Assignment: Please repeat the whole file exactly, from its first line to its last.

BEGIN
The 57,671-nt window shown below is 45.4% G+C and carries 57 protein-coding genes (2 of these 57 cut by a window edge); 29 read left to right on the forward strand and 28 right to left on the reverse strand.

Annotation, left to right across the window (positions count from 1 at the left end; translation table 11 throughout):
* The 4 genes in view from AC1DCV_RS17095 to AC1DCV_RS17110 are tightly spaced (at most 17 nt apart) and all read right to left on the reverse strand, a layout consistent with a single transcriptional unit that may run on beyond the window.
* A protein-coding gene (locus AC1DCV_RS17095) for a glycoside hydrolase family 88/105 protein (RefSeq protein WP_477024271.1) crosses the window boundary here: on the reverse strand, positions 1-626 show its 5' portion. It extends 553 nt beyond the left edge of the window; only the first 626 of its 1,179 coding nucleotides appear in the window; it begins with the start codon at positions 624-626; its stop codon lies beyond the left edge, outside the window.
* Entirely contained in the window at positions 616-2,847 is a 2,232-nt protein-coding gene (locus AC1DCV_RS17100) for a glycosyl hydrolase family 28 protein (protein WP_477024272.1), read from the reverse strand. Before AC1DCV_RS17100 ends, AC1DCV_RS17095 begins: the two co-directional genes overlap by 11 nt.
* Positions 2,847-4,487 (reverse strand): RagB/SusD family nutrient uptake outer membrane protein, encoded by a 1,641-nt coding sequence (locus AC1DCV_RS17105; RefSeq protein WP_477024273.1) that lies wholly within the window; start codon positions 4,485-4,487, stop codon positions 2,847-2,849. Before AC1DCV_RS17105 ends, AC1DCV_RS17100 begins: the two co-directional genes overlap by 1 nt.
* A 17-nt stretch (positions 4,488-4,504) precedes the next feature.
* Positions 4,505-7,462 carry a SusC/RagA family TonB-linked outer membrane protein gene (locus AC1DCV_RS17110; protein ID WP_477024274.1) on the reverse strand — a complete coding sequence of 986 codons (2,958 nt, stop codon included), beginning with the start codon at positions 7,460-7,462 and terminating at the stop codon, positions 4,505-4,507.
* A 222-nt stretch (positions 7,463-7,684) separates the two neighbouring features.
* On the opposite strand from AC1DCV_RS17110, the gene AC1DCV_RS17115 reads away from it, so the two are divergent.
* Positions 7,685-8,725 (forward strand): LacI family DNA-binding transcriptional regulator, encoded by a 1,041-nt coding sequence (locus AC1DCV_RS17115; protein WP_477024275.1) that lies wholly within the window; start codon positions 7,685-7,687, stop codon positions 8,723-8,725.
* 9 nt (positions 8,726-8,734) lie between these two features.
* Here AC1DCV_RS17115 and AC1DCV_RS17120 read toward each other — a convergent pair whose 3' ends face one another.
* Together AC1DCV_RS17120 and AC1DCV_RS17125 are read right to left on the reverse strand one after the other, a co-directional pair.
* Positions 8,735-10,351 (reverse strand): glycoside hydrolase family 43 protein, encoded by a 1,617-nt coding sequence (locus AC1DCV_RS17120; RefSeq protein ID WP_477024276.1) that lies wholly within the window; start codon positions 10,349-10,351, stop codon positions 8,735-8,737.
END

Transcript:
The 57,671-nt window shown below is 45.4% G+C and carries 57 protein-coding genes (2 of these 57 cut by a window edge); 29 read left to right on the forward strand and 28 right to left on the reverse strand.

Annotation, left to right across the window (positions count from 1 at the left end; translation table 11 throughout):
* The 4 genes in view from AC1DCV_RS17095 to AC1DCV_RS17110 are tightly spaced (at most 17 nt apart) and all read right to left on the reverse strand, a layout consistent with a single transcriptional unit that may run on beyond the window.
* A protein-coding gene (locus AC1DCV_RS17095) for a glycoside hydrolase family 88/105 protein (RefSeq protein WP_477024271.1) crosses the window boundary here: on the reverse strand, positions 1-626 show its 5' portion. It extends 553 nt beyond the left edge of the window; only the first 626 of its 1,179 coding nucleotides appear in the window; it begins with the start codon at positions 624-626; its stop codon lies beyond the left edge, outside the window.
* Entirely contained in the window at positions 616-2,847 is a 2,232-nt protein-coding gene (locus AC1DCV_RS17100) for a glycosyl hydrolase family 28 protein (protein WP_477024272.1), read from the reverse strand. Before AC1DCV_RS17100 ends, AC1DCV_RS17095 begins: the two co-directional genes overlap by 11 nt.
* Positions 2,847-4,487 (reverse strand): RagB/SusD family nutrient uptake outer membrane protein, encoded by a 1,641-nt coding sequence (locus AC1DCV_RS17105; RefSeq protein WP_477024273.1) that lies wholly within the window; start codon positions 4,485-4,487, stop codon positions 2,847-2,849. Before AC1DCV_RS17105 ends, AC1DCV_RS17100 begins: the two co-directional genes overlap by 1 nt.
* A 17-nt stretch (positions 4,488-4,504) precedes the next feature.
* Positions 4,505-7,462 carry a SusC/RagA family TonB-linked outer membrane protein gene (locus AC1DCV_RS17110; protein ID WP_477024274.1) on the reverse strand — a complete coding sequence of 986 codons (2,958 nt, stop codon included), beginning with the start codon at positions 7,460-7,462 and terminating at the stop codon, positions 4,505-4,507.
* A 222-nt stretch (positions 7,463-7,684) separates the two neighbouring features.
* On the opposite strand from AC1DCV_RS17110, the gene AC1DCV_RS17115 reads away from it, so the two are divergent.
* Positions 7,685-8,725 (forward strand): LacI family DNA-binding transcriptional regulator, encoded by a 1,041-nt coding sequence (locus AC1DCV_RS17115; protein WP_477024275.1) that lies wholly within the window; start codon positions 7,685-7,687, stop codon positions 8,723-8,725.
* 9 nt (positions 8,726-8,734) lie between these two features.
* Here AC1DCV_RS17115 and AC1DCV_RS17120 read toward each other — a convergent pair whose 3' ends face one another.
* Together AC1DCV_RS17120 and AC1DCV_RS17125 are read right to left on the reverse strand one after the other, a co-directional pair.
* Positions 8,735-10,351 (reverse strand): glycoside hydrolase family 43 protein, encoded by a 1,617-nt coding sequence (locus AC1DCV_RS17120; RefSeq protein ID WP_477024276.1) that lies wholly within the window; start codon positions 10,349-10,351, stop codon positions 8,735-8,737.